Amidst the exhaustion and the frustration of single motherhood, are the priceless gifts we receive.
With Mother’s Day fast approaching I wanted to give a special mention to divorced moms and share some of the (hard) learned lessons and tips I discovered along the way. Parenting under the best of circumstances is challenging; single parenting adds an entirely new set of difficulties. These additional challenges are becoming more typical for single mothers, with over 80% of American single-parent households being headed by moms*. As a single mom, post-divorce, parenting your children while managing your career, household and other responsibilities are exhausting and require grace and forgiveness, for ourselves and our children.
My kids were seven and nine when we moved out of the marital residence. During the early years, it felt easier to parent alone than with my ex. I wasn’t wasting energy being angry with him and resentful of his lack of participation with our children. I was still juggling my job, homework, and taxiing my kids to their myriad of activities (either athletic or social) every evening and weekend. It left me depleted and feeling like a failure, as I always seemed to forget to sign that form, send them in with that special outfit for the day or be the PTA or team mom that I thought they wished for.
My kids are now 19 and 21. The problems of their youth helped prepare me for the more substantial issues they face as emerging adults, and I face as their mother. While I no longer have to mediate TV time or address why my ex-husband didn’t ensure the kids did their homework, I am presented with new challenges from both my children and my ex.
Below are a few lessons I have learned from my twelve-year adventure as a divorced parent and certified divorce coach.
How important is it? How important will that thing that is upsetting you be tomorrow, next week or next month? If you can’t let go, take a look at your need to control.
Don’t take it personally. Either your children or your ex. Being a child of divorce while more prevalent, still has a sting. Kids will act out with the parent they feel the most comfortable with. See it as the compliment it is and don’t make it about you. Stay solution oriented, focus on what they need and how you can facilitate it.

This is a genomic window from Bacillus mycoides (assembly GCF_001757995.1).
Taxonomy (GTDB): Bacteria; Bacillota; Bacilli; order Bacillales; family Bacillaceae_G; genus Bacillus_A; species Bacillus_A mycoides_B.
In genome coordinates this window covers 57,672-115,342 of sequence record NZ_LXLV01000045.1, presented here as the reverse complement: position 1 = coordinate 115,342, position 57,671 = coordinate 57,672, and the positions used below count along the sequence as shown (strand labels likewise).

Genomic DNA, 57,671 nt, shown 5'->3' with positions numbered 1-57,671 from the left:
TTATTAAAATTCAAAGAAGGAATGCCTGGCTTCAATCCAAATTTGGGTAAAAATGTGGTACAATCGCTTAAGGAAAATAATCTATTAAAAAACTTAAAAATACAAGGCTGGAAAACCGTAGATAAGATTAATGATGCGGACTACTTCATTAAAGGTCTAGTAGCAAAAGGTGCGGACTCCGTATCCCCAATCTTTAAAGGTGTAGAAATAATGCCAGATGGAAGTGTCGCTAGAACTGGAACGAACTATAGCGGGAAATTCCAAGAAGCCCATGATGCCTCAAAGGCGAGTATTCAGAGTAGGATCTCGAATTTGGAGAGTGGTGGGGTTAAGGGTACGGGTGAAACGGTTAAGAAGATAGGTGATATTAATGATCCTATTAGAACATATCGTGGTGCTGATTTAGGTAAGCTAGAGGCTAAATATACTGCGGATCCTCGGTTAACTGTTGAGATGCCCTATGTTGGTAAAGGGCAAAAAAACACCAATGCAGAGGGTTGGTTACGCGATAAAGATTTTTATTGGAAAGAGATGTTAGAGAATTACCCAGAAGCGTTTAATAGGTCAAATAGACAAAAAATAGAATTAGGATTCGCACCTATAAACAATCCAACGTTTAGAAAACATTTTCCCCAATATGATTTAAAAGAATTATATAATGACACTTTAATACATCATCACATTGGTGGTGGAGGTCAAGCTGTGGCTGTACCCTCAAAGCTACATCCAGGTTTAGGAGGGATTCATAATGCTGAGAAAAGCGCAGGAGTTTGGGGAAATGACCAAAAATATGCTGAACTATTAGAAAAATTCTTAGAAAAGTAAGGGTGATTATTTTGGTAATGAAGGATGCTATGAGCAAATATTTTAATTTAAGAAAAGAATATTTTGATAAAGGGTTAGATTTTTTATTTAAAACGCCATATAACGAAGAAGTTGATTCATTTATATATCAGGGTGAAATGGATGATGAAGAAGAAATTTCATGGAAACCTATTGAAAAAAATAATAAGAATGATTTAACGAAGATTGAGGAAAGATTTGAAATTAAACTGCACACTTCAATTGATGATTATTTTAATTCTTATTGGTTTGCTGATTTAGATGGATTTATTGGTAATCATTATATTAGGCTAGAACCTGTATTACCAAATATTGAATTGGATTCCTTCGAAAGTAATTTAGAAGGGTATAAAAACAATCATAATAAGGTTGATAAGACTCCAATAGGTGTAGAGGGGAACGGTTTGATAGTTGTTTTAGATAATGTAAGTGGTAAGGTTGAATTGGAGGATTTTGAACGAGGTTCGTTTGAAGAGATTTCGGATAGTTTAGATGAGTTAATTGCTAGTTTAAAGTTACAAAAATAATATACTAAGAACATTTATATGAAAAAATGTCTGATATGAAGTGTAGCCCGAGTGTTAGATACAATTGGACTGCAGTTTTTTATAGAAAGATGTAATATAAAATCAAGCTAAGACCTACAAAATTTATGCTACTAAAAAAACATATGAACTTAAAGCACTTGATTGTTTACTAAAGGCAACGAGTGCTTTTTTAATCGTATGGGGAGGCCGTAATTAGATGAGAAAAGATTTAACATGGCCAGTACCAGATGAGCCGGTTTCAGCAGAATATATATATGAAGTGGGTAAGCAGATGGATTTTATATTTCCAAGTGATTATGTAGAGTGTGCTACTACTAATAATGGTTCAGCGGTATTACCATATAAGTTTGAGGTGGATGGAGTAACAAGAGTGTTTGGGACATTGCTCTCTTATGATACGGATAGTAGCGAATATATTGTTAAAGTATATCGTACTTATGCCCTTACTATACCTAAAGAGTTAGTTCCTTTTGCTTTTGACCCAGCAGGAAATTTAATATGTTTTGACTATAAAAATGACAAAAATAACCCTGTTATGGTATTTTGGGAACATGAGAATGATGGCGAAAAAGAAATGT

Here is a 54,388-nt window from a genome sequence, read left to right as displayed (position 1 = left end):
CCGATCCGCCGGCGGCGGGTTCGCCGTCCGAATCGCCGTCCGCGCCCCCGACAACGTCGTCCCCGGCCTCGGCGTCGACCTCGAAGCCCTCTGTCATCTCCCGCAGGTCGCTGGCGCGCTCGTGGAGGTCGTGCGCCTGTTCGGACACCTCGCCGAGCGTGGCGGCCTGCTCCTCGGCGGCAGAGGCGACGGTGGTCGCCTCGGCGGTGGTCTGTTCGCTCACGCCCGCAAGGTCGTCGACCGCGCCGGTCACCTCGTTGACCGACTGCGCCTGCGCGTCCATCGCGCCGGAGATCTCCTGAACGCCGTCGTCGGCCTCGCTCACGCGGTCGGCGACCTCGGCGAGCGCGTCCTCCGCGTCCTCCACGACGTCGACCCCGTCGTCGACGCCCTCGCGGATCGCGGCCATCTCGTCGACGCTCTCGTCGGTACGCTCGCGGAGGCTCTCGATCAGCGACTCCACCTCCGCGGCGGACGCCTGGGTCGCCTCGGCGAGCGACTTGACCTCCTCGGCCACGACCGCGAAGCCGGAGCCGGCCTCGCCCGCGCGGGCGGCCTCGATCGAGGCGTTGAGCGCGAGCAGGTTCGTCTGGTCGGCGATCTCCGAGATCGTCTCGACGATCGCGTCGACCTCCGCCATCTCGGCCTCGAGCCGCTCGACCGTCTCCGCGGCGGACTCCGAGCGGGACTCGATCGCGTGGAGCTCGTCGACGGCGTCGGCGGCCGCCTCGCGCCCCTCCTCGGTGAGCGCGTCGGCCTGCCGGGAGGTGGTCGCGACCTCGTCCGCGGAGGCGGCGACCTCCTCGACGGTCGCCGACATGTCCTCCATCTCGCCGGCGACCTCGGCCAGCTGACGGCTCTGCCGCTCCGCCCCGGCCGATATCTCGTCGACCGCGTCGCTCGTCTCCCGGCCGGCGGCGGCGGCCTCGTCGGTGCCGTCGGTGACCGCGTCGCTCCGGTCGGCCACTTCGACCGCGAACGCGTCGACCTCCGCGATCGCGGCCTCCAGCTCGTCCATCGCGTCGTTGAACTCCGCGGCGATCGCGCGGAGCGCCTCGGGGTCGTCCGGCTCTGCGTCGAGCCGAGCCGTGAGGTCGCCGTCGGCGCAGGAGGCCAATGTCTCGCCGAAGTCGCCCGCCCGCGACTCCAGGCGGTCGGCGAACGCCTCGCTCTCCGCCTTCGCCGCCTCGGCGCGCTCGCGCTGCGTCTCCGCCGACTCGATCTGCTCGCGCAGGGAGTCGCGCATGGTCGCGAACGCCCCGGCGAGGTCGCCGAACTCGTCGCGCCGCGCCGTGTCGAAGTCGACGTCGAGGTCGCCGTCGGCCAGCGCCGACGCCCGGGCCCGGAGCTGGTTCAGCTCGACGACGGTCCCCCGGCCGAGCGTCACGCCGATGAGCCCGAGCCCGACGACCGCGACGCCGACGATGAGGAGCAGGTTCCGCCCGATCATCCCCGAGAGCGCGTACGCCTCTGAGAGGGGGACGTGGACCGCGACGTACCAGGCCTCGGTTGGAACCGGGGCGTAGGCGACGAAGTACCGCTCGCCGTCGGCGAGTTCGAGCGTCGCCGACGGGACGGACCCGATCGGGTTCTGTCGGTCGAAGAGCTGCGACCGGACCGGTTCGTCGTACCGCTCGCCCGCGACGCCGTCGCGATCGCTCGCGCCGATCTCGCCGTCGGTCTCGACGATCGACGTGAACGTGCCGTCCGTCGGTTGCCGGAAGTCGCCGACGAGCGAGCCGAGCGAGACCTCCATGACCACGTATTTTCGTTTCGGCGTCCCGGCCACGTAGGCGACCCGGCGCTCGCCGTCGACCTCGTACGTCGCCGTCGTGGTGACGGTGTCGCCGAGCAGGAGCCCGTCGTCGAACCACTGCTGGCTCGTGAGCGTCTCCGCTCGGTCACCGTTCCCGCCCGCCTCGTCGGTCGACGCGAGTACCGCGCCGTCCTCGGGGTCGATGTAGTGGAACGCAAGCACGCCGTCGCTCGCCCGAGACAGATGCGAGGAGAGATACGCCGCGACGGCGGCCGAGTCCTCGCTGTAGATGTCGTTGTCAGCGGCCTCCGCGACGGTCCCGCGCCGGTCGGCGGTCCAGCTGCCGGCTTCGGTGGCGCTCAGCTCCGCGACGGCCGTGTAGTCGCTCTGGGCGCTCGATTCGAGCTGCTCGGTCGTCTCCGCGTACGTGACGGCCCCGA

Don’t assume your ‘good kid’ is fine. One child may be excelling post-divorce while another is a walking raw nerve. Our tendency is to focus on the child with problems. Balance supporting the struggling child with encouraging your ‘good kid’ to talk about their feelings about the divorce.
Take care of yourself. We “cannot pour from an empty vessel”; make sure you are getting the rest, nutrition and support (and fun) you need so you can be your best self.
Create memories. Make time for fun with your kids. No matter how tight money or time is, kids don’t need much other than our love and attention and all the money in the world cannot provide that.
Question yourself. Always ask yourself, “is my approach going to enhance or endanger my relationship with my kids?” Let the answer guide your actions.
Turn lemons into lemonade. If the kids have difficulties with dad, focus on the difficulty and not on dad’s shortcomings. Use every upset as an opportunity to help your children problem solve, find their voice, set boundaries, and express their feelings in a constructive way.
Lead by example. Being raised by “do as I say, not as I do” is confusing and hypocritical. If you are yelling and screaming at your kids to behave, look in the mirror and ask yourself what message are you giving them?
Ask for help. There is nothing wrong with asking for help, either from a divorce support group or understanding friends and family. You are doing a disservice to yourself and your children by not seeking help when you need it. It does take a village and it is your responsibility to create the best village for your family.
Amidst the exhaustion and the frustration of single motherhood, are the priceless gifts we receive. From the handmade cards and pipe cleaner creatures that could be featured in a Stephen King movie to the ‘just because’ hugs and special occasion dinners.
My relationship with my children, my ‘emerging adults’ as I like to call them, is so rich today because of the foundation I built with them as adolescents. Learn how to build a strong foundation with your children at Journey Beyond Divorce.